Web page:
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title: 'The Garden Island. (Lihue, Kauai, H.T.) 1902-current, April 11, 1916, Page 4, Image 4',
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THE GARDEN ISLAND. TUESDAY, APRIL 11, 1516.
THE GARDEN ISLAND
Issued Every Tuesday Morning
Luther Dermont Timmons
The Governor's Visit
regard to Mexico and quits liktlv in regard to the treatment of belig-
Rerents in the European war; ntid the vote should re a tair ict.i oi
what the people think our foreiRii polic) should be.
Wh Rkati snmrtclicrc 5n an eastern oarer, that "Vice-President
Marshall at 62 is a young man still." Rifilit there is one (treat puzzle
of oiir times. You would think that a man of 62 would be fully and
solidly matured, but it appears that nowadays such is not always the
cas'; and the paper referred to cites the Vice President of our great
country as a notable example. We have men in Hawaii of whom it
may be said at 62 is a younR man still;" but we had rattier expecieu
more of officials in high places.
An editorial on the above subject was knocked into ni last nigh
by the dtcision of the Governor not to leave us this afternoon but to
remain over until Saturday and, to use his own words "Get this thing
We had said a good deal about the indefiniteness. or incomplete
ness, of results thus far achieved and prognosticated more or less on
what future results might be. The decision of the Governor to stav
over, however, and settle matters once and for all alters", to our great
satisfaction, the whole situation, and renders further comment un
necessary until the Governor has had his full and final swing at the
Kukuiolono Park Road
The petition presented to the Board of Supervisors last Wednes
day against the macadamizing of a few hundred feet of road to con
nect beautiful Kukuiolono park with the outside world in all sorts of
weather was, to our mind, ill advised and wis probably not given
very careful or serious thought by many of the excellent people who
appeared to support it.
Kukuiolono park has become one of the most beautiful and, in a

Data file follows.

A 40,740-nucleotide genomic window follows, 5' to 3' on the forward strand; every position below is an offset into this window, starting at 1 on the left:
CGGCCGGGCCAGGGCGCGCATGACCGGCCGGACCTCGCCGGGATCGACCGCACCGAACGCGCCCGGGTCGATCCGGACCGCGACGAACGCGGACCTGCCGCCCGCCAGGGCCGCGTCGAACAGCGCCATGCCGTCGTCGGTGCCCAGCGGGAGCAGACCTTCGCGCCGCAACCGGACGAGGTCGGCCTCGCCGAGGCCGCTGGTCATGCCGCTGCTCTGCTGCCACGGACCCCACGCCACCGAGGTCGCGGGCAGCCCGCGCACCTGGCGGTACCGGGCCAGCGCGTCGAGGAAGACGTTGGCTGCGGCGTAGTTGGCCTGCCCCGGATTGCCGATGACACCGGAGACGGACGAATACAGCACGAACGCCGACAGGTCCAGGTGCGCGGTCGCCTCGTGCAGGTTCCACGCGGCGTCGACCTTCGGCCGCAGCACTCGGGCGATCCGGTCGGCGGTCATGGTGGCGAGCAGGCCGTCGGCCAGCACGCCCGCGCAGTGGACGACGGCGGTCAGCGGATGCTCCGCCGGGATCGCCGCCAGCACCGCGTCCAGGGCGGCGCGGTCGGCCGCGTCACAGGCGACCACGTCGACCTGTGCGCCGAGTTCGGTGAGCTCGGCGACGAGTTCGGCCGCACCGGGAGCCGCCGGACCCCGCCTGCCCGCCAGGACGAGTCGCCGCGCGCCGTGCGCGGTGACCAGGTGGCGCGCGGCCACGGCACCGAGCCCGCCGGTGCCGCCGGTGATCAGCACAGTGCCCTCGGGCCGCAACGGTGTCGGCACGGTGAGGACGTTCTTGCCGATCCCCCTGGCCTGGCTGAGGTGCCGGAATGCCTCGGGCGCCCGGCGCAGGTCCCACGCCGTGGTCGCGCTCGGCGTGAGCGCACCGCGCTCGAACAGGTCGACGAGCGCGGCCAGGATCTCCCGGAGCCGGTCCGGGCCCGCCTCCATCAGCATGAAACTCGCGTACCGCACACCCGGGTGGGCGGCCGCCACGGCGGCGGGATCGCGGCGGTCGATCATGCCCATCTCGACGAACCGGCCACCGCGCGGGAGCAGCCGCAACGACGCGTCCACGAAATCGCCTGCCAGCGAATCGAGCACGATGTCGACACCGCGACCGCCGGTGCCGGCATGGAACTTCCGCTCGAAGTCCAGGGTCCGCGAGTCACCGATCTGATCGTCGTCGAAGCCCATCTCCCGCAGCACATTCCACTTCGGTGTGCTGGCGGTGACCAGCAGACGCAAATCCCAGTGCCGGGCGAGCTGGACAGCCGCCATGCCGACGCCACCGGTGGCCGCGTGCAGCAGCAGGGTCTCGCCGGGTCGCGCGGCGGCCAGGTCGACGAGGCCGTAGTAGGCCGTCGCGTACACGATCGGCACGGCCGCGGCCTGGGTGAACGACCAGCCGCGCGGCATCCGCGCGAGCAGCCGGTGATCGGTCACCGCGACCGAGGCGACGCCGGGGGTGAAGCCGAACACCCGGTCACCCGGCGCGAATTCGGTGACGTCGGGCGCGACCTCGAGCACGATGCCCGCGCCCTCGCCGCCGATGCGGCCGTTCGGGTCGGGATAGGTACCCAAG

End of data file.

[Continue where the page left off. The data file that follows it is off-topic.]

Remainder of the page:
way, remarkable artificial attractions of the Territory (not Kauai
alone). There is nothing exactly like it in these Islands and were it
near Honolulu, for instance, it is doubtful that Moanalua park would
enlist so much interest and attract so many visitors. Kukuiolono has
been created from the private purse of a man who has done much to
The one and only draw-back to Kukuiolono has been and is the
condition of the short road between it and the public highway. The
park is servicable at all times, but on account of the road it is render
ed inaccessable during the rainy season of the year. The importance
of macadamizing this short stretch had been discussed for a verv
lone time all the pros and cons having been repeatedly brought out.
and the supervisors finally decided that they would yield to the pub
lic demand and put in the road during this summer, so that travel to
and from Kukuiolono park would not be stopped again next winter
Then came the protest, variously signed, against the Kukuiolono
park road and urging that the road to the Barking Sands be built
first. When it was first learned that this petition was being passed
around for signatures, we understand that the creator of Kukuiolono
park went personally to members of the Board of Supervisors and re
quested that work on the park road stop at once. Conditions causing
1 , 1. I 1 - .1 c . . . . .
sucu a step uiu!i uc ickuiucu as unioriunaie. Acting upon tins re
quest, the Board of Supervisors did order the work stopped and it is
now indefinitely held up.
What is the net result of all this? The Barking Sands road will